Ayodhya And It’s Muslim Connection: Extracts from Irfan Habib

Har ki pairi: mark the domes on temples at Ayodhya
Mazar of Hazrat Shāh Ibrahim at Ayodhya
The grave of Hazrat Shah Ibrahim at Ayodhya visited by both Hindus & Muslims

Muslim settlements in and around the city of Ayodhya would appear to have begun with the Ghorian occupation, c. 1200 A.D. When Minhaj Siraj says ( Tabaqat-i Nasiri , I, p. 45 3) that before Prince Nasiruddin Mahmud defeated and slew “the accursed Batua” in 1226-27, the latter had killed “one hundred and twenty-odd thousand Muslims” in the vicinity of Awadh, he is doubtless indulging in inexcusably gross exaggeration about events that happened only thirty years or so before he was writing (A.D. 1260). Yet the rhetoric does suggest that a large civilian Muslim population had now appeared in the region, and the city of Awadh or Ayodhya, as the headquarters, must naturally have contained a sizeable part of this population.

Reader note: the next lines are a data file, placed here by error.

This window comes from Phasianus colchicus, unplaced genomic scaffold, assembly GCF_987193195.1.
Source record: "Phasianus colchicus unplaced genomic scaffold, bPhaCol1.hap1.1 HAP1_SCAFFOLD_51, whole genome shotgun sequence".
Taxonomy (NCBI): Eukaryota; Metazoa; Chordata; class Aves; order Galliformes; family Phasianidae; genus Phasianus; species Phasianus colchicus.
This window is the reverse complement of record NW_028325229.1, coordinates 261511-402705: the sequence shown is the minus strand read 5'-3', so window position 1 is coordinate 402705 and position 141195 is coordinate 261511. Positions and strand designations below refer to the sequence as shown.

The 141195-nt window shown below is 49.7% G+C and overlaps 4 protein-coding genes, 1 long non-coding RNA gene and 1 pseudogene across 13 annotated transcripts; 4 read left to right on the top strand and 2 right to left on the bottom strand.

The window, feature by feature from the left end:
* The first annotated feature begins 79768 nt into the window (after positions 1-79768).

That the institutions of Muslim religious life, with theologians, mosques, and graveyards, were also simultaneously established at Ayodhya is attested by references in contemporary texts. Qazi Jalaluddin Kashani, “the Qazi (Muslim Judge) of Awadh”, attained such status that he was first sent as the Sultan’s representative to Bengal in A.H. 641/ A.D. 1243 {Tabaqat-i Nasiri, I, p.470), and, then, in A.H. 647/A.D. 1249, was summoned from Awadh to Delhi to occupy there the high office of the Imperial Qazi ( Qazi-i Mamalik) (ibid., I, p. 483).